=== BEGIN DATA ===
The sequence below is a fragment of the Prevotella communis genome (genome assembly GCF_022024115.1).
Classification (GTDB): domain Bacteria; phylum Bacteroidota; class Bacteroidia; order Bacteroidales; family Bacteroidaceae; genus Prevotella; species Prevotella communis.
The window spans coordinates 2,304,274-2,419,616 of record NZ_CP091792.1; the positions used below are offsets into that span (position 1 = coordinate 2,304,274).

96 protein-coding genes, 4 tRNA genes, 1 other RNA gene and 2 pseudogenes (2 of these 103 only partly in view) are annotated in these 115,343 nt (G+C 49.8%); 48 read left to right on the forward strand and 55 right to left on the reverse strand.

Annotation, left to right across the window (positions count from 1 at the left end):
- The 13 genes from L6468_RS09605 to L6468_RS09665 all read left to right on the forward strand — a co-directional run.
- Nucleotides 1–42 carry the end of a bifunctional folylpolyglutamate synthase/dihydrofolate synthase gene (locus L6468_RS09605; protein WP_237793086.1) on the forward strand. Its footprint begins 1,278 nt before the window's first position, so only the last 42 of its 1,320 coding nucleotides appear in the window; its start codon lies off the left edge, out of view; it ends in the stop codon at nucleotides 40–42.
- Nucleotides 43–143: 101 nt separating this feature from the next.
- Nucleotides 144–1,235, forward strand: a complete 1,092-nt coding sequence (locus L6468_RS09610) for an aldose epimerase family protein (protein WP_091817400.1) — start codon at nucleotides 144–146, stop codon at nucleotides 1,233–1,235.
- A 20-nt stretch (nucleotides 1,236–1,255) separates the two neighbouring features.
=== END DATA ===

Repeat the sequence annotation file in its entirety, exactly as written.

The sequence below is a fragment of the Prevotella communis genome (genome assembly GCF_022024115.1).
Classification (GTDB): domain Bacteria; phylum Bacteroidota; class Bacteroidia; order Bacteroidales; family Bacteroidaceae; genus Prevotella; species Prevotella communis.
The window spans coordinates 2,304,274-2,419,616 of record NZ_CP091792.1; the positions used below are offsets into that span (position 1 = coordinate 2,304,274).

96 protein-coding genes, 4 tRNA genes, 1 other RNA gene and 2 pseudogenes (2 of these 103 only partly in view) are annotated in these 115,343 nt (G+C 49.8%); 48 read left to right on the forward strand and 55 right to left on the reverse strand.

Annotation, left to right across the window (positions count from 1 at the left end):
- The 13 genes from L6468_RS09605 to L6468_RS09665 all read left to right on the forward strand — a co-directional run.
- Nucleotides 1–42 carry the end of a bifunctional folylpolyglutamate synthase/dihydrofolate synthase gene (locus L6468_RS09605; protein WP_237793086.1) on the forward strand. Its footprint begins 1,278 nt before the window's first position, so only the last 42 of its 1,320 coding nucleotides appear in the window; its start codon lies off the left edge, out of view; it ends in the stop codon at nucleotides 40–42.
- Nucleotides 43–143: 101 nt separating this feature from the next.
- Nucleotides 144–1,235, forward strand: a complete 1,092-nt coding sequence (locus L6468_RS09610) for an aldose epimerase family protein (protein WP_091817400.1) — start codon at nucleotides 144–146, stop codon at nucleotides 1,233–1,235.
- A 20-nt stretch (nucleotides 1,236–1,255) separates the two neighbouring features.